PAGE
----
The summa cum laude from Cornell University is currently focusing on three surprise stocks, listed below.
Consol Energy is a hard asset company that's on its way to becoming a natural gas exploration and production firm. Fiscal 2015 has been a terrible year for the stock with nearly 75% of its price eroded.
The principal reason could be that Consol is gradually getting out of coal and exploring more natural gas options. Consol's strategy, to hedge over 50% of natural gas exposure is pretty smart. The company is expecting good earnings growth in the next two years (2016 and 2017), as it ushers in the turnaround.
From an operational standpoint, it's ramping up efficiency, squeezing costs and running its business safely. If we look at valuations, the company looks cheap after the steep decline this year. It trades at a price-to-book value of 0.4-times (at a five-year low) compared to Chesapeake Energy (almost 3-times), Southwestern Energy (about 0.7-times) and Cabot Oil & Gas (around 3.35-times).
So, Einhorn seems right about this stock, making it well suited as an investment choice in 2016 as you re-position your core growth portfolio.
AerCap Holdings NV provides aircraft leasing and aviation finance services.
The industry's stats in the same time are 16.3% for revenue growth and 57% for net income rise. The company boasts of sharply higher net margin of nearly 23% (trailing twelve months) compared to the industry figure of 13.4%.
The company's return on assets and equity beat industry averages -- probably why the 7.4 times forward earnings price-to-earnings ratio may seem unjustified.
What could have piqued Einhorn's interest further is that despite its good earnings show, AerCap has hardly done anything exciting over the past one year -- it's up 6% -- in terms of stock movement, compared to the industry (up 13.6%) on a total returns basis.
AER promises solid value compared to peers such as Atlas Air Worldwide (trading at 99.2 times forward earnings), Air Transport Services (9.3 times), FLY Leasing (7.1 times), Air Lease Corp Class A (8.2 times) and Aircastle (about 9.7 times).
There have been a few nagging worries about the slowdown in global growth, hinting that the rally in aircraft valuations may be coming to an end.
However, the company ended the third quarter with total assets of $43 billion. The world's largest aircraft lessor's net spread reached $892 million in the third quarter. This represents a healthy annual net interest margin of 9.8%. A comfortable liquidity position, conservative approach towards balance sheet management, and solid operating cash flows ($796 million in the third quarter) make this a stable stock to bank on.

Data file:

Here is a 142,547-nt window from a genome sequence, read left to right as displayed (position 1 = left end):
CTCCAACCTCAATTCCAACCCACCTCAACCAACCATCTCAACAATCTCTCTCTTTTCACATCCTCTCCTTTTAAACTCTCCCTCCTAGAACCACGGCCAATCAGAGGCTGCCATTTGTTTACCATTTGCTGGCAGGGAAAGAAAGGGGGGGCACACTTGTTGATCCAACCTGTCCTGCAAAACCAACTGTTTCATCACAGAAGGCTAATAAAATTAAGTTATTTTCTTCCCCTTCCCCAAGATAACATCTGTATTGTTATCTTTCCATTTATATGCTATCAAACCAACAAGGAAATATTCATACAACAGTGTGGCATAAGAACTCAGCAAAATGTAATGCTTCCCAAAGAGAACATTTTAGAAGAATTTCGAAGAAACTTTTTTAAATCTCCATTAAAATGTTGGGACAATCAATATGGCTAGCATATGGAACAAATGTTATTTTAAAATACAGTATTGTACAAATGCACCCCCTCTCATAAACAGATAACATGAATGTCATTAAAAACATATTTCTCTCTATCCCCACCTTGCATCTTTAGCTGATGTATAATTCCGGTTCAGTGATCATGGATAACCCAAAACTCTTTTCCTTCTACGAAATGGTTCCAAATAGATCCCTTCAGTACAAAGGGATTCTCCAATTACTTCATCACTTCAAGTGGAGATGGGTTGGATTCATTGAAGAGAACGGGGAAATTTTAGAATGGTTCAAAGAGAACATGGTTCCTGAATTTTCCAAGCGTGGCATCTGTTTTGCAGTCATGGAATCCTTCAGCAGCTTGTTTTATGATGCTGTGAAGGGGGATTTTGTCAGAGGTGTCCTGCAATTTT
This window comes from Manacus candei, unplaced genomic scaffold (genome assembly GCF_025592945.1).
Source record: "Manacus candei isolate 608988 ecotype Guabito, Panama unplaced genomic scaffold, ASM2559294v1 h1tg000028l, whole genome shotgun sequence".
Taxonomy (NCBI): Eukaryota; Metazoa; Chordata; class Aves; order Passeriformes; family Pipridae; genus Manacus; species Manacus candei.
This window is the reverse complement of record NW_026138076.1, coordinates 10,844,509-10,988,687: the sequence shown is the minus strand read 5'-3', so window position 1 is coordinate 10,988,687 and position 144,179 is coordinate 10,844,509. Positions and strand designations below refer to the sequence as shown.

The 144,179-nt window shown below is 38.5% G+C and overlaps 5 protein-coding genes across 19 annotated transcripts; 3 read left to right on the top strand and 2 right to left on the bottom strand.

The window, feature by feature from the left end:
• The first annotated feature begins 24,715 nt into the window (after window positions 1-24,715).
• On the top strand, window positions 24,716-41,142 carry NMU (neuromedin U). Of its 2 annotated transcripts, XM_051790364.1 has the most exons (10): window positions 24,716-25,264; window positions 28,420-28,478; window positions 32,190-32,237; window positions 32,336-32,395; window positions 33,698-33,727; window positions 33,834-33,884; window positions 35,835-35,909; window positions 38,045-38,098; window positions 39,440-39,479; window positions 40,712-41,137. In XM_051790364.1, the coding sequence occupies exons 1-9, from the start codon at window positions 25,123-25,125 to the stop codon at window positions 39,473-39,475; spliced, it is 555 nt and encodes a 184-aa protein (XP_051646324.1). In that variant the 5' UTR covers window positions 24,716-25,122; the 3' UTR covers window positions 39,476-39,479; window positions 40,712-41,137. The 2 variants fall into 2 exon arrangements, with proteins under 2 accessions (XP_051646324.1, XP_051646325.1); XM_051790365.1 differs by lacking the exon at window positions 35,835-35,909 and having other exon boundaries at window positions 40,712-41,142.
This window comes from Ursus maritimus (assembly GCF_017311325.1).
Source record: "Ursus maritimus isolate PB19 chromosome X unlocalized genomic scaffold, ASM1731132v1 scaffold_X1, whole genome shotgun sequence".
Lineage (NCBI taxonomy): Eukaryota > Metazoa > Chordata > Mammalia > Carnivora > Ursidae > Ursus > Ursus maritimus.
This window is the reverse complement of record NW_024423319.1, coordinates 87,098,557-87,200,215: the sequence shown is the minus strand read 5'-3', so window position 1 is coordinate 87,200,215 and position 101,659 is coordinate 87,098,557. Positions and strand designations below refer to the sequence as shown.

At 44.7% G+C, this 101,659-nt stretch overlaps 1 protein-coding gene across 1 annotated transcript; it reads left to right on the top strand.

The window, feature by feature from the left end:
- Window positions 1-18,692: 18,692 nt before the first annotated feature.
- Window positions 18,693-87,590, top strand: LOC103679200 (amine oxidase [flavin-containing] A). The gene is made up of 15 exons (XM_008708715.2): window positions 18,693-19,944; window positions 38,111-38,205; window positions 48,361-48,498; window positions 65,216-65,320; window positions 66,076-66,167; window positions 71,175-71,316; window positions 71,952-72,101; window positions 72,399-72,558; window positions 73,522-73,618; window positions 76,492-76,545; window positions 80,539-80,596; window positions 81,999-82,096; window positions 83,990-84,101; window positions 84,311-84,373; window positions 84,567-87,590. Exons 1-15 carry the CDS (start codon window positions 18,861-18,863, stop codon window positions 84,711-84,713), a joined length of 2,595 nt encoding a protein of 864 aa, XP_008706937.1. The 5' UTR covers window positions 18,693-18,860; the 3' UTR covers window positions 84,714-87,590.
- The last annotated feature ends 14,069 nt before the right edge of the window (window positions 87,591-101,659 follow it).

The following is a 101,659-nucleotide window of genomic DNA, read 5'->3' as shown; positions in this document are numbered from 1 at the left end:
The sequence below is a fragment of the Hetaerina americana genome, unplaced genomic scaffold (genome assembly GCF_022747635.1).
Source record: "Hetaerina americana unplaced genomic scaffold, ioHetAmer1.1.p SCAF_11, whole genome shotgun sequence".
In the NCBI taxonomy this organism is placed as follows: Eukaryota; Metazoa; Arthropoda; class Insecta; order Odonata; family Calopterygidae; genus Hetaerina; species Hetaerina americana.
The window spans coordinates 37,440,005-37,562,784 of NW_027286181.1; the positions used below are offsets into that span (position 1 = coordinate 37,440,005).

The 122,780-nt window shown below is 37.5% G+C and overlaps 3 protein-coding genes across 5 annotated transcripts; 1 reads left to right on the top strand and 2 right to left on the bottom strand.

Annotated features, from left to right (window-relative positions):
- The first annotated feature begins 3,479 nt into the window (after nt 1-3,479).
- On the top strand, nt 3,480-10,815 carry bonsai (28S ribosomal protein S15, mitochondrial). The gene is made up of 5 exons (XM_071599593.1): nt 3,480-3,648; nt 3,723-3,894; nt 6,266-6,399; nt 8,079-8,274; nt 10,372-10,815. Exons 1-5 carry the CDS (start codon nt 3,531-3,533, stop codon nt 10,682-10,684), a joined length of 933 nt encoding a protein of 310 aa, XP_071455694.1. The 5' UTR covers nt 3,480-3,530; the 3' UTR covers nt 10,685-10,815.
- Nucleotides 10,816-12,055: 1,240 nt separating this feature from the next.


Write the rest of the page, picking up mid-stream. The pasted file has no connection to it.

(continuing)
3. UIL Holdings Corporation (UIL)
UIL Holdings Corp, another Einhorn pick, operates electric distribution, transmission and other natural resource distributional activities. It sports a hefty dividend yield of 3.52%, while the slow growth standards of the industry shouldn't really excite investors.
The Connecticut-based company's plan to combine with the U.S. assets of Spain's Iberdrola is likely to have influenced Einhorn's decision to back the stock.
The Iberdrola U.S. business runs regulated utility assets in the Northeast. It also boasts of a robust blueprint of wind projects. UIL shareholders, after the closing, will receive $10.50 in cash per share of UIL they own and one share in a new publicly listed company. A large tax asset base and renewable cash flow capabilities are also some of the other big benefits.
After meeting third-quarter forecasts, analysts have penciled in $2.56 EPS for full year 2016 (after $2.38 EPS in 2015). Trading at 19.20 times forward earnings, UIL boasts better growth rates (3.2% average 3-year net income growth) compared to the industry's at 2.6%, or compared to peers Southern (three-year average net income growth -3.6%) trading at 15 times forward earnings and American Electric Power Co. (-5.7% average net income growth in three years) available at less than 15 times forward earnings.
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This article is commentary by an independent contributor. At the time of publication, the author held no positions in the stocks mentioned.